The late Sen. John McCain, former chairman of the Senate Armed Services Committee, famously stated, “I have never seen a hearing that is as divorced from the insight of every outside expert” in 2015 while questioning General Lloyd Austin over American involvement in Syria and his recommendation for the thousands of refugees who were being slaughtered.
McCain asked, “would you support a buffer zone which would then protect some of these refugees who are being barrel bombed and slaughtered by Bashar al-Assad” to which Austin replied, “I don’t see the force available to be able to protect them currently, sir, so I would not recommend it at this point in time.”
McCain went on to ask, “so we wouldn’t be able to shoot down Bashar Assad’s aircraft as they barrel bomb and slaughter innocent men, women and children? Is that correct? We don’t have the capability to protect them?” Austin responded by saying, “we clearly have the capability, yes sir, we do.” McCain again asked, “but you wouldn’t recommend such action?” Austin emphatically stated, “I would not recommend a buffer zone at this time, sir.”
I point this exchange out for a couple of reasons. First, the former general and now Secretary of Defense was unsure, and seemingly unaware, of a decisive course of action even though he was in charge of CENTCOM at the time. He often hesitated, stammered in befuddlement, and his back and forth was met by alarm from Sen. McCain who was incredulous that the general was so disconnected from the reality of the situation.
Second, after McCain walked the dog with Austin and led him through the facts and thought processes regarding Syrian refugees being slaughtered, Austin doubled down by restating that he would not recommend a buffer zone to quell the bloodshed.
The reason this is significant is due to the current situation in Afghanistan. When the dust settles, politicians on both sides of the aisle will take part in the classic, D.C. past time of “pin the blame on the ass,” and they’ll steer the information all over the spectrum.
You’ll probably get a rendition of “it was Trump’s fault” from the left with a lot of “Trump never would have let it go down like this” from the right. Depending on who needs to deflect, one side will blame the intelligence community while the other will defend it. Armchair quarterbacks will come out of the woodworks to break down the events, or lack thereof, that led to the unparalleled disaster currently being observed in Afghanistan.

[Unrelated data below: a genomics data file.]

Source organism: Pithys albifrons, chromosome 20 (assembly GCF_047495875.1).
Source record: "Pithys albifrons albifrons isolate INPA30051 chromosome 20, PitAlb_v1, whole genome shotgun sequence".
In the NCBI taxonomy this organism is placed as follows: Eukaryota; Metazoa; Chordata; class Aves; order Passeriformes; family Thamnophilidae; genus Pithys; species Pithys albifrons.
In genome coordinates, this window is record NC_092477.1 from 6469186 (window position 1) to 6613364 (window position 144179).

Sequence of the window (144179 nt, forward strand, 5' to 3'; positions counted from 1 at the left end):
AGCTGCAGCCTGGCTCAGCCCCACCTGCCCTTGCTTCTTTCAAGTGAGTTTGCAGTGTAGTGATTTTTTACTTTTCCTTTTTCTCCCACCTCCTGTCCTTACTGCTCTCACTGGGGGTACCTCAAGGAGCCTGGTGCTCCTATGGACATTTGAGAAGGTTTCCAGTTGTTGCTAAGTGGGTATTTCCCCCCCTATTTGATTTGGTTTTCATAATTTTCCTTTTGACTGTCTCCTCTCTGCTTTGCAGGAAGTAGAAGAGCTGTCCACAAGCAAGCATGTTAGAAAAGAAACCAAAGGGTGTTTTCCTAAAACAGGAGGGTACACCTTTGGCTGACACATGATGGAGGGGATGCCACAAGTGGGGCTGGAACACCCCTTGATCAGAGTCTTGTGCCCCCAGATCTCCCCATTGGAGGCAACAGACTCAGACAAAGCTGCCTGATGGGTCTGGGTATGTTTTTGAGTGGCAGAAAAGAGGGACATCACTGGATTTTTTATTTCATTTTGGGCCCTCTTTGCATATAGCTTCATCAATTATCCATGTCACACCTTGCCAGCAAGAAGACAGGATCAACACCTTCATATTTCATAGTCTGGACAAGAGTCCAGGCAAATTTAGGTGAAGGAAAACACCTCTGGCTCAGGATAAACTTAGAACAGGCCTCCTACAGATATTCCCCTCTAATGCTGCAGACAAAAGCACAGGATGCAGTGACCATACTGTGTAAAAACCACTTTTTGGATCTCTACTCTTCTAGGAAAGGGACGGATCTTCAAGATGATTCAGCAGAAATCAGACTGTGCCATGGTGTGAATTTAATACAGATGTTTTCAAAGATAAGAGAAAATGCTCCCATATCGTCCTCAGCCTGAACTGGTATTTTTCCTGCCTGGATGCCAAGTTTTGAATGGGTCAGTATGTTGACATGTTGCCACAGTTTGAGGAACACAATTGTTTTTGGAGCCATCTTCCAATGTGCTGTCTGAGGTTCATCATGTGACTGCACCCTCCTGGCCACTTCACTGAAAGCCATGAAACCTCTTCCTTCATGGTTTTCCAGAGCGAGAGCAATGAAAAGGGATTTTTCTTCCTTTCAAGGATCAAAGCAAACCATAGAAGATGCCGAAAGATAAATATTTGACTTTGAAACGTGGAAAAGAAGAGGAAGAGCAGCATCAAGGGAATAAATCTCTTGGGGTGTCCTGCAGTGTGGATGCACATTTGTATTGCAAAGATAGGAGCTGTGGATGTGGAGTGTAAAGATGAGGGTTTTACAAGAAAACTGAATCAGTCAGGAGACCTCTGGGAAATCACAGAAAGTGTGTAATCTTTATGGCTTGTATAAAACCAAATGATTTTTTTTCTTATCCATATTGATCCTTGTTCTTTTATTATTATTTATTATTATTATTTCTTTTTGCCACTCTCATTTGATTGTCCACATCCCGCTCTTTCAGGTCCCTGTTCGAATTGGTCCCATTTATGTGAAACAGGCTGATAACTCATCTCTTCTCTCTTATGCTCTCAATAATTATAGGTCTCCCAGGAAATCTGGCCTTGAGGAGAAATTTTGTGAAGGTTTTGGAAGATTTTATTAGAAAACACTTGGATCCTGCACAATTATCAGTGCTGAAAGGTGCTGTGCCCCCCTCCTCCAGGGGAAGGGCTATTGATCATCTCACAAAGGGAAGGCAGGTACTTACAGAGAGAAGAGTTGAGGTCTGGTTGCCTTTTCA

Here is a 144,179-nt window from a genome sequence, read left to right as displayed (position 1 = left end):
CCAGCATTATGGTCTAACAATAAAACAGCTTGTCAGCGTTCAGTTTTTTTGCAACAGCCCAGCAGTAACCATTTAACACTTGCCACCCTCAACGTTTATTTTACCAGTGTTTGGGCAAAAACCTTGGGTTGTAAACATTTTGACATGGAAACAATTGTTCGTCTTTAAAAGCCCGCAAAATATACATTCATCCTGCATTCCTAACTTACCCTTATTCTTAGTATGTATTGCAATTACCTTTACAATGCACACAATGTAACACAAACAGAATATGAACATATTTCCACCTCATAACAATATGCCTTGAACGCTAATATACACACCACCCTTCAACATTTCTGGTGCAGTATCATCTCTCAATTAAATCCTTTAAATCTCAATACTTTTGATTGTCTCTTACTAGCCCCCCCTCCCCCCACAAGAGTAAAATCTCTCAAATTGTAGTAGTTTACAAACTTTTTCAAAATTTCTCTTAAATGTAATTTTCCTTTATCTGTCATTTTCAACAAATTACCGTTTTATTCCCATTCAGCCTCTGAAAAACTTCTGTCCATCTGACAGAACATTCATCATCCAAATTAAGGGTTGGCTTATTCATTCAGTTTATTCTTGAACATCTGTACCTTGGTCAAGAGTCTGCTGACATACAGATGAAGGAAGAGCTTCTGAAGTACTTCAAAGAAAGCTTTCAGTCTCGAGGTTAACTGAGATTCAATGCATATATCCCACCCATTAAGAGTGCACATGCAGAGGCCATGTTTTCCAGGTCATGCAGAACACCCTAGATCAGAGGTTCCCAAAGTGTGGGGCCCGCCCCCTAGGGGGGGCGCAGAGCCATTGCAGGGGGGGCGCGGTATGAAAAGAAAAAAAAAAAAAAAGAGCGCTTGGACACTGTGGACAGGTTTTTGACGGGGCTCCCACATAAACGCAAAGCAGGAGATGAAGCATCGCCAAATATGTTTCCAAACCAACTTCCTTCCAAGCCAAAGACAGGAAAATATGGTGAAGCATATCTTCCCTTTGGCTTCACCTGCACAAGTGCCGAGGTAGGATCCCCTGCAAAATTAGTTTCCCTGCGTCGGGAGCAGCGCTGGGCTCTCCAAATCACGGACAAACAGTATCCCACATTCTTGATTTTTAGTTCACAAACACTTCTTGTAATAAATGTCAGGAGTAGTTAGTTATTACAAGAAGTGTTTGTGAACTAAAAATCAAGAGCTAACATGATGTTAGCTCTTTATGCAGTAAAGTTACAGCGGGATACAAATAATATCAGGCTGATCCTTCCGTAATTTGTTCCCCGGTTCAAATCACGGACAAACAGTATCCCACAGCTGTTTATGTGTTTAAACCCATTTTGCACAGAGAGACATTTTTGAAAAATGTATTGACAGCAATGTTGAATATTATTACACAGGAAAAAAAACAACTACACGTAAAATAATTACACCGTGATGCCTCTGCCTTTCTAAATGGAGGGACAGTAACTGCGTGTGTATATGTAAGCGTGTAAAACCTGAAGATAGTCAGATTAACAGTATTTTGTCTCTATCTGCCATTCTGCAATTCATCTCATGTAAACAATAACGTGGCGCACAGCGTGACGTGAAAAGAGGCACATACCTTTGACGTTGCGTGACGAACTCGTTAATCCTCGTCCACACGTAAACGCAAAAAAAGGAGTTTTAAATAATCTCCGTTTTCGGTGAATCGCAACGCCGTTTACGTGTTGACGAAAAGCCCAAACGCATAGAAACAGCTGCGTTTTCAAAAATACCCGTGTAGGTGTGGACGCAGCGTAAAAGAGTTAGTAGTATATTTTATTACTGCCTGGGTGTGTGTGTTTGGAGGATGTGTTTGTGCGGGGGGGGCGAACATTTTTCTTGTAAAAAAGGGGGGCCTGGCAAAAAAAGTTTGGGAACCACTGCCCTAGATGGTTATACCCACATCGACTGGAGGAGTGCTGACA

No matter what happens, it’s safe to say that SECDEF Austin was a dangerously ineffectual leader in uniform and an even more dangerous leader as SECDEF due to his disassociation with reality and ground truth.
Austin made it very clear that his number one priority was weeding out extremism within the ranks. According to Austin, extremists are climbing out of every nook and cranny of our armed forces, and he’s going to put an end to it. Never mind that zero evidence exists to support this conclusion, but when has that mattered? When presented with information and intelligence on a subject, such as the overwhelmingly agreed upon assessment in the intel community that the Taliban would take over as soon as we leave, he led the Biden Administration’s disaster of a withdrawal from the front while banging his extremist drum the whole way.
Saying “he needs to resign” is like saying water is wet at this point. What Congress should do is open an investigation into GEN Milley, Austin, and many of the other officers with stars who lied to them with glowing assessments for years. They won’t though. They won’t because they’d expose themselves in the process. The lack of accountability goes up and down the chain of command, to include the civilians in congress who continue to plague our foreign policy with one mess after another. The events unfolding before us in Afghanistan are too powerful to ignore. There will likely be a few casualties from the fallout of events, but not nearly as many as there should be.
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